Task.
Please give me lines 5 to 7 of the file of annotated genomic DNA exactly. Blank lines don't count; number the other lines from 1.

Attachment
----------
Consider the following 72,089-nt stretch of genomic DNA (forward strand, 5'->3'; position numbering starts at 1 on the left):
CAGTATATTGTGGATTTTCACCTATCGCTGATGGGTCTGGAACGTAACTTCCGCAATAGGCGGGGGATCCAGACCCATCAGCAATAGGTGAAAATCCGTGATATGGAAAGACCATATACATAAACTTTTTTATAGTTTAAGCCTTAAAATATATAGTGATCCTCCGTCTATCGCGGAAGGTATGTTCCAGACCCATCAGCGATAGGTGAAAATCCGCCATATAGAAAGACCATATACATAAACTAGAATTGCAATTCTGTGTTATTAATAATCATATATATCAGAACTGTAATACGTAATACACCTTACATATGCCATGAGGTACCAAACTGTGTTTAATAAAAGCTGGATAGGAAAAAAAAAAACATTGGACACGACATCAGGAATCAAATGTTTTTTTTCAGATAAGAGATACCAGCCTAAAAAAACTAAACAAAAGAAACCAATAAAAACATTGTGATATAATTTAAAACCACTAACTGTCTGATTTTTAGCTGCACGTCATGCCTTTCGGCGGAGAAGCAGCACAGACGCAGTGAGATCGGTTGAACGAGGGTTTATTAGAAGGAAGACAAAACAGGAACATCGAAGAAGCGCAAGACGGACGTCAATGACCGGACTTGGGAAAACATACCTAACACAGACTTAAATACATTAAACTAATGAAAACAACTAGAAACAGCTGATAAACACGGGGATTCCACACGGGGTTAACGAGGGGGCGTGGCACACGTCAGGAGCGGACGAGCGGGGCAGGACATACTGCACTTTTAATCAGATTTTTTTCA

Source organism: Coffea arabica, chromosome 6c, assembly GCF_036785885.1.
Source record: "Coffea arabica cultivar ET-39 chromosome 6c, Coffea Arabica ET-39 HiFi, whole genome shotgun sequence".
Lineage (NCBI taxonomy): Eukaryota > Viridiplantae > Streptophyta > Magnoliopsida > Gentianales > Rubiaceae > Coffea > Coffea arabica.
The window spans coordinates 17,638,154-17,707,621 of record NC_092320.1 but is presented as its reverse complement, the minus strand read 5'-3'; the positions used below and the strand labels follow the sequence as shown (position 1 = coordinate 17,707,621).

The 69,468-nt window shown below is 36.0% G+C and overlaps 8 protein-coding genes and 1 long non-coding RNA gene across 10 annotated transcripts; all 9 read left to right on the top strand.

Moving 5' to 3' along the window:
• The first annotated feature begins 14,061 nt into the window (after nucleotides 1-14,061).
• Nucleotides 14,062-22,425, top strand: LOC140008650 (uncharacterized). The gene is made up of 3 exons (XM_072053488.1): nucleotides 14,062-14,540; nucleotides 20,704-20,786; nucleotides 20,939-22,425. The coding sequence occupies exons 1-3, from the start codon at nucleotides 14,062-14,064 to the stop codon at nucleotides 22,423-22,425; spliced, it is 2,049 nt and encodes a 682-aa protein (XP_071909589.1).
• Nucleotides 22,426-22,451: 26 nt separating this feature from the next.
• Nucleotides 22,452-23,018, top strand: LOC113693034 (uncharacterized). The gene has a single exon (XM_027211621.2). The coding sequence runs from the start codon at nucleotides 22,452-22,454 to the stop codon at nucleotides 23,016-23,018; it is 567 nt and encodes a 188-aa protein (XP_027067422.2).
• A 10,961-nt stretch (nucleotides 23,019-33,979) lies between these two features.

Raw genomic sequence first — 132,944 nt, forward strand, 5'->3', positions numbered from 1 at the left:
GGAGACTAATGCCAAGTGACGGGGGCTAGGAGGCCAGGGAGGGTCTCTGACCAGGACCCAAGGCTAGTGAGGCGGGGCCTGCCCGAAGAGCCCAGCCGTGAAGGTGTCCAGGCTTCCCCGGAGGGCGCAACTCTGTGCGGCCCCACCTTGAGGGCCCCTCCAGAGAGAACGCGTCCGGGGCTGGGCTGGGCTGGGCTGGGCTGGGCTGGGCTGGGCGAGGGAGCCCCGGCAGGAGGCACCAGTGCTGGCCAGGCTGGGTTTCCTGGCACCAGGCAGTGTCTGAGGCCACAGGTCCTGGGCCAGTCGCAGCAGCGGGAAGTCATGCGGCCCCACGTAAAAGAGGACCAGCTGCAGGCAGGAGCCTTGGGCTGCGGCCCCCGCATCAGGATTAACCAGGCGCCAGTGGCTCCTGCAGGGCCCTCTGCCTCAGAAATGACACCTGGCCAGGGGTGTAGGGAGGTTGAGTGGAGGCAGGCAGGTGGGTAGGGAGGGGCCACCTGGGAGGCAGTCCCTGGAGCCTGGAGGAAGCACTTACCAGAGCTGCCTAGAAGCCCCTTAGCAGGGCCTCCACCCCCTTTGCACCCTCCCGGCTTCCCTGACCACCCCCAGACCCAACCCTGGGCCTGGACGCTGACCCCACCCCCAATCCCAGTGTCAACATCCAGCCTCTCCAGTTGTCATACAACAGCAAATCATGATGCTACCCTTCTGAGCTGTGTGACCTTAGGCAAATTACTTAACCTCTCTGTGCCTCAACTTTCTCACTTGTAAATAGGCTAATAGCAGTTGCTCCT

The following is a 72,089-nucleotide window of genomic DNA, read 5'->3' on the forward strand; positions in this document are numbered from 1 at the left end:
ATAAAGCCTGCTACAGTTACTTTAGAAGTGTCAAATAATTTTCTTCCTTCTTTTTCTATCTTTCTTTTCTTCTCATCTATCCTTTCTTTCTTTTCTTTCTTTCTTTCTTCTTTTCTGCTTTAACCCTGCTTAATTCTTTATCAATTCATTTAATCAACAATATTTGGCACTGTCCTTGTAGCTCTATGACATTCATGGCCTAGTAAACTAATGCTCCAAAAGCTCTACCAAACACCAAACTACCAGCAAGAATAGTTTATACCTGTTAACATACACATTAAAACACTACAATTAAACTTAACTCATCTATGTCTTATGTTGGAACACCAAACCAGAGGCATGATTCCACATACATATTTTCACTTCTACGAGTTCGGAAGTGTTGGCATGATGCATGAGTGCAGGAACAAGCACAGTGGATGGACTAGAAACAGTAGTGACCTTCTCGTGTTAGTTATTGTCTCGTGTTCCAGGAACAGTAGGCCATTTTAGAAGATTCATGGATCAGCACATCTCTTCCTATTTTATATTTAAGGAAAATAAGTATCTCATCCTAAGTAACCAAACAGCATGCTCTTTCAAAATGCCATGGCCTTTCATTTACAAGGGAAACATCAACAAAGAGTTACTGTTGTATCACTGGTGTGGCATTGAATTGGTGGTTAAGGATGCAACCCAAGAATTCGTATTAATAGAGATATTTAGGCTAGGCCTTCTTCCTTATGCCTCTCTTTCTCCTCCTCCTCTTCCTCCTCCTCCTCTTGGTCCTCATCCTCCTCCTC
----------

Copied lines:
Lineage (NCBI taxonomy): Eukaryota > Viridiplantae > Streptophyta > Magnoliopsida > Gentianales > Rubiaceae > Coffea > Coffea arabica.
The window spans coordinates 17,638,154-17,707,621 of record NC_092320.1 but is presented as its reverse complement, the minus strand read 5'-3'; the positions used below and the strand labels follow the sequence as shown (position 1 = coordinate 17,707,621).

The 69,468-nt window shown below is 36.0% G+C and overlaps 8 protein-coding genes and 1 long non-coding RNA gene across 10 annotated transcripts; all 9 read left to right on the top strand.